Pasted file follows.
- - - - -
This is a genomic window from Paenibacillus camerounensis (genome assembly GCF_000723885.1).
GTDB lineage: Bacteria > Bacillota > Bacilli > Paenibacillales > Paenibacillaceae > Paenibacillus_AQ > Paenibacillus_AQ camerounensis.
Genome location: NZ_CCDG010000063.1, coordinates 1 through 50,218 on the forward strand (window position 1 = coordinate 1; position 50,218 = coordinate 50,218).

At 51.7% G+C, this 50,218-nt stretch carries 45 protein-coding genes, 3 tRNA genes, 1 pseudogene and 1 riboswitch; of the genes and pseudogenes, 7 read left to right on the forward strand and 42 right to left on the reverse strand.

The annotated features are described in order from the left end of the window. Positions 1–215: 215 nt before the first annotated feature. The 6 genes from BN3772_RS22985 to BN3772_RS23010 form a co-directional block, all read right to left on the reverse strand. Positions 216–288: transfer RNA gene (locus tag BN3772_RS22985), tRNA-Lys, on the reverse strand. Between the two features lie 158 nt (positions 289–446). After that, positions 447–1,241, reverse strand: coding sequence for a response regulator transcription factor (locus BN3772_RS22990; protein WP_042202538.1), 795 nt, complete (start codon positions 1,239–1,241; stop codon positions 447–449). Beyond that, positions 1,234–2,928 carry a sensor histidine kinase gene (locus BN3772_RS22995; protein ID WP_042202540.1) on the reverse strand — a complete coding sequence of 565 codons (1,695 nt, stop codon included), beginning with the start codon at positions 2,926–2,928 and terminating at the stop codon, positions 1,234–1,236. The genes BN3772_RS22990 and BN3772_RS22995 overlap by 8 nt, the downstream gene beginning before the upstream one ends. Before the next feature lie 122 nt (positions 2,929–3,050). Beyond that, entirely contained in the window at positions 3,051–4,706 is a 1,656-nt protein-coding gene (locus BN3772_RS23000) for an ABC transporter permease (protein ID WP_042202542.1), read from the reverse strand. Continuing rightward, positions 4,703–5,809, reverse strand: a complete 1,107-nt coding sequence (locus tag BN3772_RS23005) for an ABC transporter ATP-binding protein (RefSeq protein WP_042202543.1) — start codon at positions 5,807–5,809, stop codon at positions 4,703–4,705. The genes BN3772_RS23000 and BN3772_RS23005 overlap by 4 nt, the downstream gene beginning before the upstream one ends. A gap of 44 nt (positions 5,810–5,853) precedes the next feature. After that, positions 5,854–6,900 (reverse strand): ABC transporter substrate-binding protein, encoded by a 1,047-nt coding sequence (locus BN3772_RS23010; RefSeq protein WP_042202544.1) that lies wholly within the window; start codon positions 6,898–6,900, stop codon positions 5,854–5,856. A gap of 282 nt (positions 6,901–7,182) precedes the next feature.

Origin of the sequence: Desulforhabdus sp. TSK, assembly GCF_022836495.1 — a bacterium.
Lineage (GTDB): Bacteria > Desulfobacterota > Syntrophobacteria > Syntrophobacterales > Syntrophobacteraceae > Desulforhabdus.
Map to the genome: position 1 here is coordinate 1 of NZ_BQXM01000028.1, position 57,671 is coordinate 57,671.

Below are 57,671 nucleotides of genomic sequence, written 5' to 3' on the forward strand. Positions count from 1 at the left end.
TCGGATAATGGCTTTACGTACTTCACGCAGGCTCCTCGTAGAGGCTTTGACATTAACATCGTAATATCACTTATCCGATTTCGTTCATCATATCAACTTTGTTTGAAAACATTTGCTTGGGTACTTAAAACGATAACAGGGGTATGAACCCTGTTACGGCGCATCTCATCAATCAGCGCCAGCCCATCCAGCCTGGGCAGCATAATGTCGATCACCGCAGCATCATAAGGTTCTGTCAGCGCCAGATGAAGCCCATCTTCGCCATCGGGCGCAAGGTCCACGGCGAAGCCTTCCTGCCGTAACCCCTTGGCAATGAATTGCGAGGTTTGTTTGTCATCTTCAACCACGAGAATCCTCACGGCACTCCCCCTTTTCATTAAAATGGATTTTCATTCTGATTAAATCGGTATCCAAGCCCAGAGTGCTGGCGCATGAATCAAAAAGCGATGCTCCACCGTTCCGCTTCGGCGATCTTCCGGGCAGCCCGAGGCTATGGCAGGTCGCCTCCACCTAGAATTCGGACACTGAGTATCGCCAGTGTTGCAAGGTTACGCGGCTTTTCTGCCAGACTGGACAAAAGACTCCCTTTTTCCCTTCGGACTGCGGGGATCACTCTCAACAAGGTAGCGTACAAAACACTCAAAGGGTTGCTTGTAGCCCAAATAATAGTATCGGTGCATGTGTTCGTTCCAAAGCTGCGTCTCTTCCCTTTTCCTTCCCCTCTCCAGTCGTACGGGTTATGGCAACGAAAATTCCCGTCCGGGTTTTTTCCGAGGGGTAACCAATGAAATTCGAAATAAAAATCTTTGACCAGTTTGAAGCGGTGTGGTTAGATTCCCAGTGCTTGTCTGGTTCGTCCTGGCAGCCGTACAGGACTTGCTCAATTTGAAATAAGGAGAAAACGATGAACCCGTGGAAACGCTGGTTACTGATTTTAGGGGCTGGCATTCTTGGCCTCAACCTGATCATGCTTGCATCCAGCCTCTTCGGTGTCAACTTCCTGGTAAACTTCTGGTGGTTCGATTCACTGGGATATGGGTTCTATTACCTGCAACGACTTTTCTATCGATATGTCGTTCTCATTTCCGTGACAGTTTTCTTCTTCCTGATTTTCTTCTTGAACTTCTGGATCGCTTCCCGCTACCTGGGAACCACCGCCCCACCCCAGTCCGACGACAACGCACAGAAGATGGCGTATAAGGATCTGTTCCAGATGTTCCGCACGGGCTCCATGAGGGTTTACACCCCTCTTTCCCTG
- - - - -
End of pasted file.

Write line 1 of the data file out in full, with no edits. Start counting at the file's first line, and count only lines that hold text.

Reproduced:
This is a genomic window from Paenibacillus camerounensis (genome assembly GCF_000723885.1).